CRZ needs practical approach

CRZ needs practical approach
By Architect Hafeez Contractor
Posted on 10 July 2002

CRZ is a regulation to control and protect our coastal areas with a specific view to protect the ecologically sensitive coastal stretches which run into approximately 7500 Km. The Regulation is broken up into four parts – CRZ I, II, III, & IV.
CRZ I applies to ecologically sensitive coastal stretches.
CRZ II applies to the coastal stretches within municipal limits and urban areas which are substantially developed up to seashore with necessary infrastructure like roads, water supply, drainage.
CRZ III applies to the coastal stretches in rural areas and all other coastal stretches not covered in CRZ I and CRZ II, and
CRZ IV applies to the coast of the Andaman and Nicobar islands.
CRZ I & II are applicable to the city of Mumbai.
Do we need CRZ ?
The answer to this an emphatic ‘YES’. I would say that this law would go a long way in protecting the natural beauty of our coastal areas. To protect this sensitive environment is our duty. This wealth if once destroyed will be irreplaceable – A gift that we can leave for our future has got to be modified to make it more justifiable. We are here today to discuss the impact of the CRZ law on the urban areas. (Specifically what is tabulated in the law as CRZ II) debating its suitability and logic to a city like Mumbai, where most of the urban areas are highly developed. Infact the city was established and grew like many more coastal cities of the World. Because of the very existence of the sea. After 100’’s of years of its existence how can we today ask the people to stop their activity and to get away from the sea by 500 M.A. law which got enacted for a totally different purpose and for a different location has crept into the urban landscape due to lack of response from our city is also a living entity – which has to grow – improve – once it stagnates, it dies – and once it dies – god knows ! – Mumbai is already heading for a slow death – and this is not because of its people – the people have shown a remarkably infinite capacity of tolerance and adaption – it is due to the impractical and politically motivated laws.
AS much as I feel that the CRZ law is required for non urban coastline, A CRZ of a different kind – taking into consideration the urban scenario and the urban environment is required. Keeping this s mind, the law has to be viewed from a different perspective- but with the same objective i.e. preserving and enhances the urban environment. While looking at this law in its urban contest, one has to keep in view the other pressing problems that a city faces – more particularly the city of Mumbai. Had it been that this law was enacted locally, like most of the other laws of the city which consider the suitability of its application to the city – it would have got modified a long time ago. But the involvement of the MOEF from the center, who I feel have not been able to totally comprehend the peculiarities and specific problems of our city and which are unique, and have no similarity to the 7500- km long coastal belt of India where this law has all the validity (Barring certain coastal towns and cities with a very specific and careful thought given to tourism). On such area in the city of Mumbai where the CRZ law has caused a major setback is the housing sector and housing is the most crucial issue in the city.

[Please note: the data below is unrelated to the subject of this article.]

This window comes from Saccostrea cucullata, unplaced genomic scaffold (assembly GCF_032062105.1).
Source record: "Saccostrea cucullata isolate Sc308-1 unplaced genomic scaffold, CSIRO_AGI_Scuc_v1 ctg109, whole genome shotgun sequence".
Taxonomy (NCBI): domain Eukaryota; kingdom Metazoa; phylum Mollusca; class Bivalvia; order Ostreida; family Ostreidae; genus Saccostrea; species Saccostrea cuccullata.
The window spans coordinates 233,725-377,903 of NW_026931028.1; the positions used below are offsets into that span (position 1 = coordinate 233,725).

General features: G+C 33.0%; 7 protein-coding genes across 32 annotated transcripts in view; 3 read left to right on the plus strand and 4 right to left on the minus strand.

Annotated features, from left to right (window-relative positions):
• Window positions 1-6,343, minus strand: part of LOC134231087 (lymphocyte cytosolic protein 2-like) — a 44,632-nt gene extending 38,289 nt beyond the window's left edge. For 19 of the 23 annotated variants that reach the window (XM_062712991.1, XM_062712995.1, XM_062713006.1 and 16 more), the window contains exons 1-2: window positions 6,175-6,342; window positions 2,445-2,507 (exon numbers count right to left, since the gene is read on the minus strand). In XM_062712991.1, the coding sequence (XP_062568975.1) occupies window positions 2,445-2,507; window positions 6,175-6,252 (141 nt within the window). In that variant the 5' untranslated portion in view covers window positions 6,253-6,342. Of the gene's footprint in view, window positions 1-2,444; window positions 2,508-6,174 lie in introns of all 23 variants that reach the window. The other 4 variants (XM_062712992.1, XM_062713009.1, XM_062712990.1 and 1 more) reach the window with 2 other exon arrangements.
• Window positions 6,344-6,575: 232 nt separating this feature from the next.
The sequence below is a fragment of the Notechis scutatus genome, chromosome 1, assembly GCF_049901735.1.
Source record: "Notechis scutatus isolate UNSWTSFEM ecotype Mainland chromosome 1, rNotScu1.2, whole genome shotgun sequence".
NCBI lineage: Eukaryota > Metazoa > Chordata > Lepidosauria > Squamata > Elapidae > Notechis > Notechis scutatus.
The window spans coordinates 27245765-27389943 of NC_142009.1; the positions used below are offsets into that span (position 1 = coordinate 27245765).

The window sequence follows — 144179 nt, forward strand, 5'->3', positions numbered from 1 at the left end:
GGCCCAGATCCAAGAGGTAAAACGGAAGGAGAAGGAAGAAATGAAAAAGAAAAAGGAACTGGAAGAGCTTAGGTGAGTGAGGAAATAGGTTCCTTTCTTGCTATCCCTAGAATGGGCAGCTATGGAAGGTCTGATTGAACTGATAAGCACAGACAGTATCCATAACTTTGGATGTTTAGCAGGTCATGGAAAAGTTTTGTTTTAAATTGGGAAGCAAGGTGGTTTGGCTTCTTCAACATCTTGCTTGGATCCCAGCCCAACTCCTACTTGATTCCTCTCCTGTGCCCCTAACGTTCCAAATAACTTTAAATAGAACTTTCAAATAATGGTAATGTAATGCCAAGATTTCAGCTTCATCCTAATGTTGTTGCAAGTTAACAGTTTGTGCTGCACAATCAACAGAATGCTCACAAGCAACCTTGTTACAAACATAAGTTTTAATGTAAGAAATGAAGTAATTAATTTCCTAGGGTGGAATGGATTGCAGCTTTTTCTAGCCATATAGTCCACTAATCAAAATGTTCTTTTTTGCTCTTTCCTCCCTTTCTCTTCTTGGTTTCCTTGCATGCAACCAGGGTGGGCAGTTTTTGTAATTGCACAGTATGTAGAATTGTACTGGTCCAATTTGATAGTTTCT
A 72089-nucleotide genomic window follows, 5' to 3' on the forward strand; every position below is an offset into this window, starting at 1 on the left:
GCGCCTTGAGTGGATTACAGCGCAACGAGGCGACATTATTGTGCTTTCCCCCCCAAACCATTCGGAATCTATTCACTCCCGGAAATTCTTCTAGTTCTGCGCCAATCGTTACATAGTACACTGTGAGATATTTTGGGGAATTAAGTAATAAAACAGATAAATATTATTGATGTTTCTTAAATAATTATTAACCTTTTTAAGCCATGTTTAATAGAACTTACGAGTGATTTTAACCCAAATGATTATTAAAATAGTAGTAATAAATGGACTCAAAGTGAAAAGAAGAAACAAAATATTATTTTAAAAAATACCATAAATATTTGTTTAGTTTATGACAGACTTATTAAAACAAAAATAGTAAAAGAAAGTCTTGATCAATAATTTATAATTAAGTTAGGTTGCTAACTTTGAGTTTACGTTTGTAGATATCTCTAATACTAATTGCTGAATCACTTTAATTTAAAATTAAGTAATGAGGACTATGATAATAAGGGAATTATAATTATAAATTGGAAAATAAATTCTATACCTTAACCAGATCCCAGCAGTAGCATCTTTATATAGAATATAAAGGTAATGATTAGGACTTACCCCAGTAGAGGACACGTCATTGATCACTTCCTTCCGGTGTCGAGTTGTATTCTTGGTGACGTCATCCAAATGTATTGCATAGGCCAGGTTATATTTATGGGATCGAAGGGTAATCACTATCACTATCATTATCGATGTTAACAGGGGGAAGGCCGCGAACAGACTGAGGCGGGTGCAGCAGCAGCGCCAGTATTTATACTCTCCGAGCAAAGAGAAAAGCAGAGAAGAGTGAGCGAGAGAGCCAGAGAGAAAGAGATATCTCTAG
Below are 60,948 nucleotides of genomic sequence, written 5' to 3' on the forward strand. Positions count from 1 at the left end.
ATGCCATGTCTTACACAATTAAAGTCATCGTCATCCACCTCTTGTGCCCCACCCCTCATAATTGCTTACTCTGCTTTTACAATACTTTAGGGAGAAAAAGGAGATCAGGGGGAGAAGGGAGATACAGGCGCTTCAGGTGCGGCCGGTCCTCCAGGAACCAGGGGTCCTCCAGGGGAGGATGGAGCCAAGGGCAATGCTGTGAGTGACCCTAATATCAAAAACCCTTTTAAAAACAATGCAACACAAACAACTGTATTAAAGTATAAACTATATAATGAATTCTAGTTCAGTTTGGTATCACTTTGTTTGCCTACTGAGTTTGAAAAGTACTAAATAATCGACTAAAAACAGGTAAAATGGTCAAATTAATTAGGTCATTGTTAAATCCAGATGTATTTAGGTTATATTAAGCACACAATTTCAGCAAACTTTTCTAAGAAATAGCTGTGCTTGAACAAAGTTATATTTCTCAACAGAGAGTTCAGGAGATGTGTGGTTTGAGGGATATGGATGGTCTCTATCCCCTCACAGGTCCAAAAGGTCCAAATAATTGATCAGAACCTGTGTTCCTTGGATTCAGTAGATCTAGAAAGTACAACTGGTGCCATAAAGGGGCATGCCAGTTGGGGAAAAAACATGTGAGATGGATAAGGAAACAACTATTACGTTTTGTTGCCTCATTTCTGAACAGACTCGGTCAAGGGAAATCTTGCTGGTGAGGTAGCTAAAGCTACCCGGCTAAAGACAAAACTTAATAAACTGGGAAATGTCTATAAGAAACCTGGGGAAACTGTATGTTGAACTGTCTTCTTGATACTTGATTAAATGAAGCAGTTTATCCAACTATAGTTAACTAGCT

Mumbai has a limited land mass being an island. Since the introduction of the CRZ law, 30% of all developable land in the city and 35% in the suburbs falls within the purview of this law and in some way or the other development on this land is restricted. Mumbai has the lowest allowable FSI to the population density 1.33 in the city and 1.0 in the suburbs. Other cities in the world with much less population have 10 to 15 times more F.A.R. Land in Mumbai being scarce – couple with less FSI, and with any law that cuts into this kitty – creates scarcity which is turn helps in the escalation of the real estate in 1995 was the third most expensive in the world after Tokyo and New York.